Kris Millgate has been traveling like crazy lately. Her schedule is relentless, similar to the migrating fish she is following.
There’s little time for showers — maybe every 10 days — just stop for gas and get going. She sleeps by herself in the back of a loaned truck and camper. The outdoor multimedia journalist has been hunting down pertinent people and places along the route of one of the longest fish migration paths in the world, and puts a camera and microphone in their faces, gathering a story to retell. Her project is called “Ocean to Idaho.”
“I’m following salmon,” Millgate said. “I’ve been researching it for months and months and months. I feel like I’ve been living, breathing everything fish. This time of year, you have 15 hours of light. So, you’re working 15 hours, and I go back to my camper and input everything so I’m up all night. It’s kind of like a crazy crunch, but I love every minute of it. I’m not even tired like I think I should be.”
Millgate is inviting people along for the journey via social media posts. You can find them at tightlinemedia.com/oceantoidaho.
The idea for the project came from a broken leg. While couched up for four months she hatched the plan to follow migrating Idaho salmon from the mouth of the Columbia River to their spawning waters in the Yankee Fork of the Salmon River, 850 miles away.
“During that time on the couch I had a lot of time to think about my work and my life, everything I wanted to do and what I hadn’t done yet,” she said. “I knew the end of the salmon route at the Yankee Fork of the Salmon River. I’ve shot that. I was intrigued by the idea of what on earth was it like for salmon to swim from the ocean all the way to Idaho.”
She made her plans, then a pandemic hit and she had to rethink everything.
“That’s adding an extra layer of challenge that I didn’t even see coming,” she said.
Dams were closed, people were staying home, she originally planned on flying places and staying in hotels. As sponsors Northwest Toyota Dealers offered up a Tundra pickup and Four Wheel Campers fitted it with a camper. She would ditch any helpers and go solo.
“When I do interviews, I have masks, I have wipes, I do not touch the microphone to the people,” she said. “They handle it and I sanitize it afterward. There’s all these extra layers that have to go on during a pandemic. It makes the job more challenging. It’s hard enough to travel across the Pacific Northwest and then to add extra layers of pandemic pressure makes it a little bit interesting.”
Her end game is to produce a documentary film to come out next spring and several stories for local media outlets, including the Post Register. She is focusing on Chinook salmon because “no one really remembers being able to fish for sockeye, they remember fishing for Chinook. So, I’m following Chinook salmon.” Specifically, Chinook from the Yankee Fork of the Salmon River. They use the Columbia, the Snake, the Salmon and the Yankee Fork and return by mid-August.
Along her journey she shoots photographs, video, an underwater camera, a drone for overhead, and her phone. “Sometimes two at a time, but if I’m doing my drone, it’s just the drone and same with underwater.”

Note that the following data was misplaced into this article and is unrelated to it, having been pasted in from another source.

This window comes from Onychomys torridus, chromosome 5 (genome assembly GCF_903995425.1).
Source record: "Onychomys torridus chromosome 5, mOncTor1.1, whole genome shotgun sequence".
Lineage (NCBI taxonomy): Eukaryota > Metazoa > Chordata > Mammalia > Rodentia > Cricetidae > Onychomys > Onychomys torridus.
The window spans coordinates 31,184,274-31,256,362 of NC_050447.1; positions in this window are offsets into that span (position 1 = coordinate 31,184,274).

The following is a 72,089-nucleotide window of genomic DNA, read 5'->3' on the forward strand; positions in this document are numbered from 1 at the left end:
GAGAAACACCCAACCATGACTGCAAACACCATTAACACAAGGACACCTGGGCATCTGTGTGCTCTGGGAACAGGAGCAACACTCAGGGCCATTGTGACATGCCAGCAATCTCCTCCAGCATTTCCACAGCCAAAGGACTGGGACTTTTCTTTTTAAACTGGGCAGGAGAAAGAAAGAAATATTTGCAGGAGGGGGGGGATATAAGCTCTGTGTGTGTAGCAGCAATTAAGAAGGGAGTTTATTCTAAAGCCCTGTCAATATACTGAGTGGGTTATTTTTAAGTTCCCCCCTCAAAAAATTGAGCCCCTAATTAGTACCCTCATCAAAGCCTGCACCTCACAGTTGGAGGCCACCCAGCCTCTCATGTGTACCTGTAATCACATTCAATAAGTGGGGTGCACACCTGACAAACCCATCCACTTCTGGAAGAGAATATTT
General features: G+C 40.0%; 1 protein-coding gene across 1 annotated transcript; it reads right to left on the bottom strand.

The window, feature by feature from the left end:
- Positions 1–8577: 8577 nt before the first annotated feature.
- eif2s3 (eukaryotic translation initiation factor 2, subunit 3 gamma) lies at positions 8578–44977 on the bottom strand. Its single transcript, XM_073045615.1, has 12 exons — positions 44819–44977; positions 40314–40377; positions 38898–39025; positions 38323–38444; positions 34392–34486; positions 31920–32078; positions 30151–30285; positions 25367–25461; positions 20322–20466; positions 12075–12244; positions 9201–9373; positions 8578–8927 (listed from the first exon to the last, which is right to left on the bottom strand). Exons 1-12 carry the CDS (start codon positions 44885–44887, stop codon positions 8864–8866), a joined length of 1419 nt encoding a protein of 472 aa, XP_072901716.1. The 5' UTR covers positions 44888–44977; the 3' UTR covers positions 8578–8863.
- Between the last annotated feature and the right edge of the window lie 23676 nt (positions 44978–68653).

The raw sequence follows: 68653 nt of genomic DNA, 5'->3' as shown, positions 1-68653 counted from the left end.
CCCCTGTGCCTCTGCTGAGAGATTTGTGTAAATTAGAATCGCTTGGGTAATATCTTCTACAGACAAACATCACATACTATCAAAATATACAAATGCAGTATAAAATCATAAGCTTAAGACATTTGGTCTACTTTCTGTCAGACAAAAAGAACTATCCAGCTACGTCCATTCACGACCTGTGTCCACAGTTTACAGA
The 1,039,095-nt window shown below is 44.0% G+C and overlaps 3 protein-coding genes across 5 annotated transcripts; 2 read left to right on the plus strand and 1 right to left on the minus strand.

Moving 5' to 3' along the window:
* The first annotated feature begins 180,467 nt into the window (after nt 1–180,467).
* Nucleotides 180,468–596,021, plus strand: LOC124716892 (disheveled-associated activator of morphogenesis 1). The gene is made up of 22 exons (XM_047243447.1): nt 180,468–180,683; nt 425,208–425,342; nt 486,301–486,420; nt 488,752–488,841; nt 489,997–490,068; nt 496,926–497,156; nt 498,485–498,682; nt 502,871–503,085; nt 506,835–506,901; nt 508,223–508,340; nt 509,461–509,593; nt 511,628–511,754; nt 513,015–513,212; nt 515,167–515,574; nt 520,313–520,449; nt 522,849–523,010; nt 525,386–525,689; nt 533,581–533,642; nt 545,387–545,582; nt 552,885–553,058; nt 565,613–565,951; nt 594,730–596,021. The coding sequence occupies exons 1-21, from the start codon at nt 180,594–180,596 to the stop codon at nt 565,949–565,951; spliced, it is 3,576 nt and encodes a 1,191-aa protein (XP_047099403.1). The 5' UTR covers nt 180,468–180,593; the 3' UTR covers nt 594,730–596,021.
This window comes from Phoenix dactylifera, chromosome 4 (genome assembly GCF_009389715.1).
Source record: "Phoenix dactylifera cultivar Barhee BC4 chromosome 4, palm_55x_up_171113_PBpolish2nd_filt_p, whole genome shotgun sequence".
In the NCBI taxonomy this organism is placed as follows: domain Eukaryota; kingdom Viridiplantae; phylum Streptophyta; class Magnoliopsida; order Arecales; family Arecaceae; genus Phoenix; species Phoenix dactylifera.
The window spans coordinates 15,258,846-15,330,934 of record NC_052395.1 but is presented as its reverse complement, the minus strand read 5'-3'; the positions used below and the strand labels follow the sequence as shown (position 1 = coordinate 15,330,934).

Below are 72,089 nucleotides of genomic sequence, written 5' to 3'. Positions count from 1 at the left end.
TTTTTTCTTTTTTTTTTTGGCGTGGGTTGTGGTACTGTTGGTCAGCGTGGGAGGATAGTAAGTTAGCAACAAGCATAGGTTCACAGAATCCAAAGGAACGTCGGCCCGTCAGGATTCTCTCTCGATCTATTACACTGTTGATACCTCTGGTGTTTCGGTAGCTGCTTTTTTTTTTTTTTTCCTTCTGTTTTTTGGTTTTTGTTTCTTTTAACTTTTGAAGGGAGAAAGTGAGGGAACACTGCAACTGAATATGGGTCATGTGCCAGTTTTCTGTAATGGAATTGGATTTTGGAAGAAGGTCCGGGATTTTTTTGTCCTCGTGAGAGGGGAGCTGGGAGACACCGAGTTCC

Already, she’s learned a few interesting tidbits.
“I’ve talked with a tribal fisher and her son off of their scaffold,” she said. “They caught their first sockeye of the season. It was for dinner. It was magnificent. They were mostly catching shad. … Watching them off that scaffold is amazing. ... They’ll be there every night for hours on end. They just shove that dip net down into that fast water. If I ever did that it would fling me right into the current. It’s so fast.”
Another thing Millgate has learned during her venture is about fish rest stops.
“I went to a spot where Chinook salmon from the Yankee Fork of Idaho stop as a rest area,” she said about an area downstream from Portland, Oregon. “It’s an amazing chunk of backwater that used to be like a pasture for cows. It’s been restored and fish come in there. What they’ve discovered is that everyone thinks that salmon head straight to the ocean and they don’t stray. Or they head straight back to Idaho and they don’t stray. But they do. They stray into estuaries. They’ll hold in these safe backwaters. It’s just like a rest stop. Then they’ll get back on the route. They take these little detours to get a break.”
Besides closely following the fish, Millgate is interviewing other stakeholders along the way. The commercial fishermen, sport fishers, tribe fishers, the Corps of Engineers, dam operators, scientists, hatcheries operators, historians and more.
One big issue that comes up is the impact of dams on the fish.
“There are so many dynamics to this,” she said. “Of course, what comes up is the dams, should they stay or should they go? The answer to that is it depends on who you’re asking.”
Millgate said her journey ends in August when the salmon arrive at the Yankee Fork.
“It’s a very packed and tight schedule,” she said. “I have to stay on schedule or I miss something. I’m in country I’ve never seen. The farther you put me from Idaho, the less I know about the landscape and the people. I’m going to put in thousands of miles to follow a fish for 850.”